Healthy and loose soil is an unquestionable necessity in any garden. Unfortunately, transforming hard, compacted soil into the growing environment plants crave can require a lot of manual effort—especially if it’s a brand-new plot that’s never been graced by a gardener’s loving touch. That is, unless you use a rototiller.
A rototiller uses a series of blades to loosen and aerate hard soil, allowing for proper drainage to maintain adequate moisture and keep plants hydrated. These garden tools also create a favorable environment for symbiotic organisms like beneficial bacteria and worms.
Also known as a garden tiller or cultivator (though the latter term may convey a more light-duty device), these tools can be used to break up soil for a new garden bed or for shallow cultivation and weed prevention around growing plants. Powered tillers often serve for seasonal soil preparation, mixing in soil amendments like fertilizer and weed control.
Considering the various sizes, features, and prices of these tools—as well as their quality and dependability—we opted to put a number of different popular products through their paces. We tested the following garden tillers to learn more about their ability to prepare and maintain garden beds. Read on to understand the criteria we used to select these products, and then check out our reviews to find how they performed and why we counted them among the best electric tillers.
- BEST OVERALL: Greenworks 40V 10″ Cordless Cultivator/Tiller
- BEST BANG FOR THE BUCK: Sun Joe TJ602E Electric Garden Tiller/Cultivator
- BEST CORDLESS: Sun Joe 24V-X2-TLR14 Garden Tiller/Cultivator
- BEST MINI: Black+Decker 20V MAX Cordless Garden Cultivator
- BEST CULTIVATOR: Sun Joe 24V-TLR-LTE Cordless Garden Tiller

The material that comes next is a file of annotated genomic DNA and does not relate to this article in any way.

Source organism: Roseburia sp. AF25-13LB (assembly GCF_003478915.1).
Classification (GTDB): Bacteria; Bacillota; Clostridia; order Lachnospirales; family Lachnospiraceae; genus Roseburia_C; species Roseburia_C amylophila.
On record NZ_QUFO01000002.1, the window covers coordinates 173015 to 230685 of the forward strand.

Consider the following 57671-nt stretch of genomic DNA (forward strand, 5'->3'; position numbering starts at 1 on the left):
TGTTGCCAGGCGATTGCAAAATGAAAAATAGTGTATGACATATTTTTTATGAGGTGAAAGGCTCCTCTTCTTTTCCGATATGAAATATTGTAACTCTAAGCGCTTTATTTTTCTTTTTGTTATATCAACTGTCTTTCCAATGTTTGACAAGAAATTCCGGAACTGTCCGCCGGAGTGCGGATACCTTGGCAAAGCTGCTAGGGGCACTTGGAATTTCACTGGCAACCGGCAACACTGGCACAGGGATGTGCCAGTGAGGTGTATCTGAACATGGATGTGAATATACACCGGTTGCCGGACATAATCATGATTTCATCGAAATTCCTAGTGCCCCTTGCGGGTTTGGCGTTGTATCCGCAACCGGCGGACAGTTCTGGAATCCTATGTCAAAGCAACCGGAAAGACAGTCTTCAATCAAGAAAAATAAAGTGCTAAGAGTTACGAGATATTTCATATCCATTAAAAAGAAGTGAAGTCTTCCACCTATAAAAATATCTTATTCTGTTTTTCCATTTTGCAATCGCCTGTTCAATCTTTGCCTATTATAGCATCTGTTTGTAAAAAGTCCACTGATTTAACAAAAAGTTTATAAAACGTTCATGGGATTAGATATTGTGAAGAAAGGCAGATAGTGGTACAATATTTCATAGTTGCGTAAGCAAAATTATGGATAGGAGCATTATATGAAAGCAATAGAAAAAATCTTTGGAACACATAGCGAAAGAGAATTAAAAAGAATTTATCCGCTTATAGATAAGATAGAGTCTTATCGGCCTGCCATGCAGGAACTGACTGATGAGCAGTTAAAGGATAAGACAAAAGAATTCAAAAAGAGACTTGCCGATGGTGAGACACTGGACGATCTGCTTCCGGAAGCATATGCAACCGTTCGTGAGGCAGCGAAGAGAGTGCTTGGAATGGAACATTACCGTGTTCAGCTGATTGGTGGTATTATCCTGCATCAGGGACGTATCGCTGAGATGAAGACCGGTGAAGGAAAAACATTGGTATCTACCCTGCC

- BEST HEAVY-DUTY: Earthwise TC70016 Corded Electric Tiller/Cultivator
What to Consider When Choosing the Best Electric Tiller
There’s no one-size-fits-all garden tiller for every type of garden. Several factors may affect the overall performance of an electric tiller. A tiller’s size, power and speed capabilities, power source, and ease of use, among other factors, play a big part in how well it operates in certain conditions. Keep the following considerations in mind when choosing from the best electric tillers.
Corded vs. Cordless
Electric garden tillers come in both corded and cordless (battery-powered) models. The more common corded tillers beat their battery-powered counterparts in price and power. They also offer virtually unlimited runtime, unlike cordless tillers whose runtimes depend on battery capacity. But corded tillers only cover as much ground as the power cord can reach, and dragging a cumbersome electrical cord around the garden can be inconvenient and a safety hazard.
To address these limitations, retention hooks on corded tillers keep the cord away from the machine’s wheels and blades. Still, cordless tillers offer unbeatable portability and maneuverability. These models usually have runtimes between 30 and 60 minutes, but gardeners can extend that by keeping a few spare batteries on hand.
On a garden tiller, a set of blades, or rotating tines, churns the soil. While tillers may include two, four, or six individual tines, most models have four tines, either at the rear of the tool, on the front, or in the center, directly under the motor.